Signal noise ratio optimization
As a general observation, if an area is plagued by random noise, vibrators are an excellent energy source because the correlation process used to reduce the vibrator sweep to an interpretable form discriminates against noise frequencies that are outside the source sweep range. If several sweeps are summed, unorganized noise within the sweep range is attenuated. However, if coherent noise with frequencies within the vibrator sweep frequency range is present, then the correlation process may accentuate these noise modes. References:           describes the operating characteristics of vibrators and their ability to optimize signal-to-noise ratios.
Ground force phase locking technology
Probably the most important improvement in vibrator operations has been the development of ground-force phase-locking technology. Application of this technology results in the same ground-force function (i.e., the same basic seismic wavelet) being generated during hundreds of successive sweeps by vibrators positioned over a wide range of ground-surface and soil conditions and by all vibrators in a multivibrator array. All aspects of seismic data processing benefit when a source generates consistent output wavelets throughout a seismic survey, hence the appeal of vibrators as the source of choice for most onshore surveys.
Shear wave sources
All seismic energy sources generate compressional (P) and shear (S) body waves. To study the physics and exploration applications of S-waves, it is often necessary to increase the amount of S-wave energy in the downgoing wavefield and to produce a shear wavefield that has a known vector polarization. These objectives can be accomplished with sources that apply horizontally directed impulses to the Earth or by vibrators that oscillate their baseplates horizontally rather than vertically. In either case, a heavy metal pad is used to impart horizontal movement to the Earth by means of cleats on the bottom side of the pad that project into the Earth. A specific design for a horizontal shear-wave vibrator can be found in a patent issued to Fair.
Horizontal vibrators have also been improved with the introduction of ground-force phase-locking technology that results in more consistent shear wavelets from sweep to sweep as horizontal vibrators move across a prospect. Surface damage has been minimized by reducing the size of the cleats underneath the baseplate so that they make only shallow ground depressions.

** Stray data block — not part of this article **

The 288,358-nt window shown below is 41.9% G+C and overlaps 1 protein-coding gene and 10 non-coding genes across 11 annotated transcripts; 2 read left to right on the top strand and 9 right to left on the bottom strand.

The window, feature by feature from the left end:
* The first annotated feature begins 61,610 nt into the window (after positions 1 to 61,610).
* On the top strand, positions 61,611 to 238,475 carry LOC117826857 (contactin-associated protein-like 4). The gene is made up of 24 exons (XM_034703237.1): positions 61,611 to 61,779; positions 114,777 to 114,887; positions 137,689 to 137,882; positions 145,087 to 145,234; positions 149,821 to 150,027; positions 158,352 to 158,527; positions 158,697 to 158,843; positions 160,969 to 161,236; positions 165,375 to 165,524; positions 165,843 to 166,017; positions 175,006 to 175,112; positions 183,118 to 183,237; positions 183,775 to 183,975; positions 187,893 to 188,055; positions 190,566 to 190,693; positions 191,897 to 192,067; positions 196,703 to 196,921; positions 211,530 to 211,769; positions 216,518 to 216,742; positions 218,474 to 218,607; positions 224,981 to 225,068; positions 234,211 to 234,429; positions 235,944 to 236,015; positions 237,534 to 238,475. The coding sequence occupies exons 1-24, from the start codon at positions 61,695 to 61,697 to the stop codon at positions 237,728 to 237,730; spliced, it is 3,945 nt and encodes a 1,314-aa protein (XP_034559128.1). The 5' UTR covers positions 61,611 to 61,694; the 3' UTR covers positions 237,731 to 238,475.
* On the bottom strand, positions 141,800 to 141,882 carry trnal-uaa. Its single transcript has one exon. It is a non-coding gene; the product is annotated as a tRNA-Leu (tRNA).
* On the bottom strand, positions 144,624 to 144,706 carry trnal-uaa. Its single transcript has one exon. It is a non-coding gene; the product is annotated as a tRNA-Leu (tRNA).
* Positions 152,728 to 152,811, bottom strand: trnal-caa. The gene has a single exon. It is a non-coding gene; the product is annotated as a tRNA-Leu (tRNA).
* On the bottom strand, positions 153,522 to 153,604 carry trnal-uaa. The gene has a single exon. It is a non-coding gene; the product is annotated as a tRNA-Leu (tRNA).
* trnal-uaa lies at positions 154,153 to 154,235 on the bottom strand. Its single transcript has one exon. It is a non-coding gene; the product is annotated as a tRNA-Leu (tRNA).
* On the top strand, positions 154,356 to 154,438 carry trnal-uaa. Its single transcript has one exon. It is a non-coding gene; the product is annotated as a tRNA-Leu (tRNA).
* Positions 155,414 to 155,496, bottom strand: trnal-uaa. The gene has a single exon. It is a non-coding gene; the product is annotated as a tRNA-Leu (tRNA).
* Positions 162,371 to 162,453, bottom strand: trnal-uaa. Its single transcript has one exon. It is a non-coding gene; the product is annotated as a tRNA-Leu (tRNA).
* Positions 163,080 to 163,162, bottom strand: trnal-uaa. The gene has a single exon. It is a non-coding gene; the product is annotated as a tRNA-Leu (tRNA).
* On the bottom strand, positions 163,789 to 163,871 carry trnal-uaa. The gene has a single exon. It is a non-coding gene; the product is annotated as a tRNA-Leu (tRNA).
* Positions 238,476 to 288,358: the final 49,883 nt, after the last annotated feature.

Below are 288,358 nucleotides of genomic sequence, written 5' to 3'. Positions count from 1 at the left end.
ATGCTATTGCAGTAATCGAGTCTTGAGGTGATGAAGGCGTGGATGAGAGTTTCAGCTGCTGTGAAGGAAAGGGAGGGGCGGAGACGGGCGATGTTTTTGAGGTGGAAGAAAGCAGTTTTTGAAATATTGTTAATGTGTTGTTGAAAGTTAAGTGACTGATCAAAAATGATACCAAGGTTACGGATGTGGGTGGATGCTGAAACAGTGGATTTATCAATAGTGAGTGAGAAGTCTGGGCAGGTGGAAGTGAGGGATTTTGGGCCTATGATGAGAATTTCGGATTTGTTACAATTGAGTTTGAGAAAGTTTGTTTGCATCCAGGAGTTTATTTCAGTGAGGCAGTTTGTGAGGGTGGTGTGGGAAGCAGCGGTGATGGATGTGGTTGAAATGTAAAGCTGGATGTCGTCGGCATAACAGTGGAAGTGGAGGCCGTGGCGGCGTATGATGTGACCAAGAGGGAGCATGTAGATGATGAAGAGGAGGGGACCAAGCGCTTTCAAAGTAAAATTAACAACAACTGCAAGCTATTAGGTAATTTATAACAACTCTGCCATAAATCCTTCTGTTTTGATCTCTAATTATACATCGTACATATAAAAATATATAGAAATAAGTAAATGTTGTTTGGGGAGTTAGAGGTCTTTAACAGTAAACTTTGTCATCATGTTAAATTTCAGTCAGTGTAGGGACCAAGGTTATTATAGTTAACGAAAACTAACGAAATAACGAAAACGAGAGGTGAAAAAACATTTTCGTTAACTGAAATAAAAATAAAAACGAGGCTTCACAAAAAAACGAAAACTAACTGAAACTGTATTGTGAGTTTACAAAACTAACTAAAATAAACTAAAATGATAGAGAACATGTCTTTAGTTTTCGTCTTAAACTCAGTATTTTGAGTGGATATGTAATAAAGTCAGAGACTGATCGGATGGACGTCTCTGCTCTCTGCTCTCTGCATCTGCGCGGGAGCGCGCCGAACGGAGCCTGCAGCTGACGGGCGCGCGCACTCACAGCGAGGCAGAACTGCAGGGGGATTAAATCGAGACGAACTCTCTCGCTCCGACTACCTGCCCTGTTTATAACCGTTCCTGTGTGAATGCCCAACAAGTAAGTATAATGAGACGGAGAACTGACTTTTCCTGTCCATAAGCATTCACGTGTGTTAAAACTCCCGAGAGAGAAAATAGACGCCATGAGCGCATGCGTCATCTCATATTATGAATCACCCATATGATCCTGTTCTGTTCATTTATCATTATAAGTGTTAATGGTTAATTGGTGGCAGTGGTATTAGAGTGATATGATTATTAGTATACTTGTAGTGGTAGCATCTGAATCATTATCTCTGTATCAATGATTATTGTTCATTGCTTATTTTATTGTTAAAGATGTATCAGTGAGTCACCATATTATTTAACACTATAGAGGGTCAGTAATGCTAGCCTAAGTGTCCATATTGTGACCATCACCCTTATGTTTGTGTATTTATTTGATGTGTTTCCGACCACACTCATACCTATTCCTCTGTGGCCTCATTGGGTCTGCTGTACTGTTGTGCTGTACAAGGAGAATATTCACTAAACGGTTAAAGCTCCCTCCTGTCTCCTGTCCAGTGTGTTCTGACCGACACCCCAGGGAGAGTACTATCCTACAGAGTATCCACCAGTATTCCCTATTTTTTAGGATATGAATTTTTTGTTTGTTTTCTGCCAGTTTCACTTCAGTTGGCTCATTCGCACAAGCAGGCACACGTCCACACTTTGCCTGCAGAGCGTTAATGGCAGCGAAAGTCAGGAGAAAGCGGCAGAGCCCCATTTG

Marine air guns
Air guns are now the primary energy sources used in offshore seismic profiling. Chemical explosives are no longer used for safety reasons and because of their adverse effects on marine biology. Modern seismic vessels tow multiple arrays of air guns, and each array sometimes has 10 or more air guns. The size and position of each air gun in the array are engineered so that the output wavelet has:
- Minimal bubble oscillations
- Optimal peak-to-peak amplitude
Fig. 1 shows map and section views of the deployment of air guns from a seismic vessel. The air guns and hydrophone cable are positioned at proper lateral offsets from each other by steering vanes. Combinations of depth-control vanes and surface buoys keep the air guns and hydrophones at a constant depth as they are towed across a survey area.
The air gun arrays are powered by large onboard compressors that allow the guns to fire and repressure (to approximately 2,000 psi) at intervals of 8 to 10 seconds as the vessel steams along a prescribed course at constant speed. These high-repetition firing rates create shotpoints at regular spacings of 20 to 100 m, depending on boat speed, along the length of the source line. In wide-line profiling, a vessel tows several air-gun arrays spaced 50 to 100 m apart laterally to create parallel source lines in one traverse of the vessel across a prospect area (Fig. 1).
Fig. 2 shows the raypaths involved in air gun illumination of a geologic target. The seismic energy produced by an air-gun shot propagates up and down from the source array. The downgoing raypath creates the primary arrival. The upgoing raypath reflects from the water surface (where the reflection coefficient is –1 for an upgoing pressure wave) and travels downward as a time-delayed ghost event. Reduced-amplitude versions of the primary and ghost events follow at later times as the air bubble created by the shot oscillates and decays. These three components combine to form the air-gun source wavelet: